In re Rothenberg, Bankruptcy No. 88-00754

CourtUnited States Bankruptcy Courts. District of Columbia Circuit
Writing for the CourtS. MARTIN TEEL, Jr.
Citation203 BR 827
PartiesIn re Barbara ROTHENBERG, Debtor. David A. ROLL, Receiver, ex rel. Ralph D. Kaiser Company, Inc., a District of Columbia Corporation, Plaintiff, v. Barbara ROTHENBERG et al., Defendants.
Decision Date03 September 1996
Docket NumberAdversary No. 95-0075.,Bankruptcy No. 88-00754

203 B.R. 827 (1996)

In re Barbara ROTHENBERG, Debtor.
David A. ROLL, Receiver, ex rel.
Ralph D. Kaiser Company, Inc., a District of Columbia Corporation, Plaintiff,
Barbara ROTHENBERG et al., Defendants.

Bankruptcy No. 88-00754, Adversary No. 95-0075.

United States Bankruptcy Court, D. Columbia.

September 3, 1996.

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Howard Teller, Rockville, MD, for Barbara Rothenberg.

Marc Albert, Trustee, Tyler, Bartl, Burke and Albert, Alexandria, VA.

Nelson C. Cohen, Zuckerman, Spaeder, Goldstein, Taylor & Kolker, Washington, DC, for Allen W. Rothenberg.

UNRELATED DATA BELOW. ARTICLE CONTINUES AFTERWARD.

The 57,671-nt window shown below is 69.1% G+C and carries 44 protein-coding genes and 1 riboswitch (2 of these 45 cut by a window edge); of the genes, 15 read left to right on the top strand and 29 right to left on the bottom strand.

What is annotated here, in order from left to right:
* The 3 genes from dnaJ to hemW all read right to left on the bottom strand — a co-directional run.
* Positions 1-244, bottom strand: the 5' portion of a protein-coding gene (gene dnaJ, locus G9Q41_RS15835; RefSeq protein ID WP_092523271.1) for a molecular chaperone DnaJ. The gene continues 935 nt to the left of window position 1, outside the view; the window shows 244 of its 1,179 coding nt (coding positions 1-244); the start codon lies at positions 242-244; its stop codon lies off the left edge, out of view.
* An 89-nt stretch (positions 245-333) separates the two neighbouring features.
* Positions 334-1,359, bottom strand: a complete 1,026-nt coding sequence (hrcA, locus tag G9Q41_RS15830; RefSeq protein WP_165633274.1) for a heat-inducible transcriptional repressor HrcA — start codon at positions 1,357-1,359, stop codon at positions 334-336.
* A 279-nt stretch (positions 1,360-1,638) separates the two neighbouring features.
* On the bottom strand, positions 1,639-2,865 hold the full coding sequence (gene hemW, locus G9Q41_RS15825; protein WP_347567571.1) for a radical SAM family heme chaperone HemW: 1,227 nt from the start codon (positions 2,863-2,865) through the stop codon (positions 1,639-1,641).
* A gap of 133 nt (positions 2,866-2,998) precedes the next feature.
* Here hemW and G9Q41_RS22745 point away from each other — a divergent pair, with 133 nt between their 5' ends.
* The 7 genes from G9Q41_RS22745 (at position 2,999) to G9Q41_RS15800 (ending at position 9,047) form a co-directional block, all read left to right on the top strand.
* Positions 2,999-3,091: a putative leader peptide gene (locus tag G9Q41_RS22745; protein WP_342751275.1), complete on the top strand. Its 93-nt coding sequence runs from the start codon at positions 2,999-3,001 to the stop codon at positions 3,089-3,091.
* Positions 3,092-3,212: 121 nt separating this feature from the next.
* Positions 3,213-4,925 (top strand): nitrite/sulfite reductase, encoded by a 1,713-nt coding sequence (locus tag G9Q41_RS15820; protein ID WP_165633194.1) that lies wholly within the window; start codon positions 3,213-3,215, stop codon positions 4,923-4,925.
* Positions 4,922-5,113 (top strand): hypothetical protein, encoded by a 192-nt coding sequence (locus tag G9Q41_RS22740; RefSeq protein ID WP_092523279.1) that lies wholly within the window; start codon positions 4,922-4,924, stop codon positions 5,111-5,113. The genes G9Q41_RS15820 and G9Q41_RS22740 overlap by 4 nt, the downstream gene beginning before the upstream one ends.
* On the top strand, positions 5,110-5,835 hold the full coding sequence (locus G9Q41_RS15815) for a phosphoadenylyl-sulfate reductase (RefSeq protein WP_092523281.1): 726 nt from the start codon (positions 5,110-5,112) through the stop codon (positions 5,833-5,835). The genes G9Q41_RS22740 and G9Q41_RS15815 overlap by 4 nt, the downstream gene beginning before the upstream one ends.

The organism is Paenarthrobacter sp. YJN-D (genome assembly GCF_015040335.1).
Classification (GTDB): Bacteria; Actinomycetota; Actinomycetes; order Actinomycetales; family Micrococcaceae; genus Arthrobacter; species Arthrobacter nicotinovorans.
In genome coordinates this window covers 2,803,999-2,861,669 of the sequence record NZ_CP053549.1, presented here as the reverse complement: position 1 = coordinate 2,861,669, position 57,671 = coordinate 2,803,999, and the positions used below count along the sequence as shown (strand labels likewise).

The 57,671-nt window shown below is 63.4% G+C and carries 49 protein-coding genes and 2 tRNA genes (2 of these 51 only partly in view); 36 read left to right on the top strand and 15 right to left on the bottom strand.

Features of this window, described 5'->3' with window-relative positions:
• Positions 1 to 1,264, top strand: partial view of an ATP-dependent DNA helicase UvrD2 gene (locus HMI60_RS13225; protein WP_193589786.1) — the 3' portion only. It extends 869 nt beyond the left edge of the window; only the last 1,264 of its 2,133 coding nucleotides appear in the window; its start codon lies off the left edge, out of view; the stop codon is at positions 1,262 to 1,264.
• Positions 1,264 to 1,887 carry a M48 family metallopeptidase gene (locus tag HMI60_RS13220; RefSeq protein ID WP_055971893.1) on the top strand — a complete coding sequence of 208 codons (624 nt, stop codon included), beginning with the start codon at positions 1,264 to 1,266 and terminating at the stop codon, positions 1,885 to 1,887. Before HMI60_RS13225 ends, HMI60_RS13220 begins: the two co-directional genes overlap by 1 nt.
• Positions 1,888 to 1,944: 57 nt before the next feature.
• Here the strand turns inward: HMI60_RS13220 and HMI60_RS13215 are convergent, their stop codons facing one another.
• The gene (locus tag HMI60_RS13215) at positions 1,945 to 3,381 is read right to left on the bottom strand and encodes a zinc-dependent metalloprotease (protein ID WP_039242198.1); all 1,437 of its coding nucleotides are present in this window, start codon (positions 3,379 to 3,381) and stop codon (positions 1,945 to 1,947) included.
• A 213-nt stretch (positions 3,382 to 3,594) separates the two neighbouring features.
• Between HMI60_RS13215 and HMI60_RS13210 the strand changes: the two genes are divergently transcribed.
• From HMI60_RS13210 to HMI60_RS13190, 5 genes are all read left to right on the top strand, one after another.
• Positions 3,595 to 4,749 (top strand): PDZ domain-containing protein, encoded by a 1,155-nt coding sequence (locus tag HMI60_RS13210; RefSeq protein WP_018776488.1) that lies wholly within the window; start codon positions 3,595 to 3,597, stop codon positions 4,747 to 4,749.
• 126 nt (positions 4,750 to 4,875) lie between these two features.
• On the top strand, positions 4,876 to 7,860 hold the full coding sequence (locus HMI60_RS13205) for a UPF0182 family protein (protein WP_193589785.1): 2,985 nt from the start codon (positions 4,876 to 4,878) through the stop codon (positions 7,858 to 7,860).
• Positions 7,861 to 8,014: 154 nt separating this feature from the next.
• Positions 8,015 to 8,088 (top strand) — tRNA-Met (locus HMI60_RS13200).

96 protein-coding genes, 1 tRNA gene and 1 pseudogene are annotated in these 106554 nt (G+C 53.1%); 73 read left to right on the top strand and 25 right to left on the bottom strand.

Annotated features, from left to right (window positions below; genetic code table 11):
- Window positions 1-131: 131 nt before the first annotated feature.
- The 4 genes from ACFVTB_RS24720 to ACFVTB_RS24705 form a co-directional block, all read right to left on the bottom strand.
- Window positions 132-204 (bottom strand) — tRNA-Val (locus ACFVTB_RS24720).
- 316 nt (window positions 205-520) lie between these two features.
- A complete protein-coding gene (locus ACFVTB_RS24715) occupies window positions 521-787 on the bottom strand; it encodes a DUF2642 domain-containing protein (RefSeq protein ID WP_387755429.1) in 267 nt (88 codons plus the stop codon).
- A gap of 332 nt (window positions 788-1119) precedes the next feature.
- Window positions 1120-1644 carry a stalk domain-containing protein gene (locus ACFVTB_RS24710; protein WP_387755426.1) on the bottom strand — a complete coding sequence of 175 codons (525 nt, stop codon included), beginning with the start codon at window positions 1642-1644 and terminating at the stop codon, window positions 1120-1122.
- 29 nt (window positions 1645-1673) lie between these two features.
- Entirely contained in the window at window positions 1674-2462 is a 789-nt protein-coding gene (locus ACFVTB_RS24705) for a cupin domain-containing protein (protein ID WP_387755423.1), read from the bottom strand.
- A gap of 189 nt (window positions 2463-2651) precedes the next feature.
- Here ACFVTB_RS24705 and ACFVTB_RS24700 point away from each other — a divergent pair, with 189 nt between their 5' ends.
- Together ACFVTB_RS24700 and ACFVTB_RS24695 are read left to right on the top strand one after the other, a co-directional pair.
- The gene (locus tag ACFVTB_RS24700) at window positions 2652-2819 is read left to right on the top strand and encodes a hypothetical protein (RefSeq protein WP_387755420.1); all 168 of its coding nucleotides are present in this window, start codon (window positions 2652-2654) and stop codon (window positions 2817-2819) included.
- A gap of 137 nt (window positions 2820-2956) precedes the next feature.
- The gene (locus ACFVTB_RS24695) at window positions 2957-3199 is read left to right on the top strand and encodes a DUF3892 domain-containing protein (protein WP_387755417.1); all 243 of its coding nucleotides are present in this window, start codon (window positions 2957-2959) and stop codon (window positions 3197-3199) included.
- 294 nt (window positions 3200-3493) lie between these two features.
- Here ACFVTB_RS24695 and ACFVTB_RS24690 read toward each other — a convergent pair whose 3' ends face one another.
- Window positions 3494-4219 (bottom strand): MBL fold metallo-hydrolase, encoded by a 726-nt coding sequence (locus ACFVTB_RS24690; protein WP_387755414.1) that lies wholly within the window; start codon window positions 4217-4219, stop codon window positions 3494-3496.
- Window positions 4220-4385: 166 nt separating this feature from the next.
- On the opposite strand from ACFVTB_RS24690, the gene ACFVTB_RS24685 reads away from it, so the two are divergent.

Emil Hirsch, Freedman, Levy, Kroll & Simonds, Washington, DC, for David A. Roll, Ralph D. Kaiser Company, Inc.


S. MARTIN TEEL, Jr., Bankruptcy Judge.

This decision addresses what interest is owed on a promissory note held by Allen Rothenberg which is secured by a deed of trust on the home of his former wife, Barbara Rothenberg, the debtor.1 The plaintiff

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is David A. Roll, receiver of the Ralph D. Kaiser Company, Inc. ("RDK"), which holds Barbara Rothenberg's deed of trust on the home which is junior to Allen Rothenberg's deed of trust. Whatever interest is owed Allen Rothenberg diminishes the amount which Roll can recover from the home pursuant to RDK's junior lien.2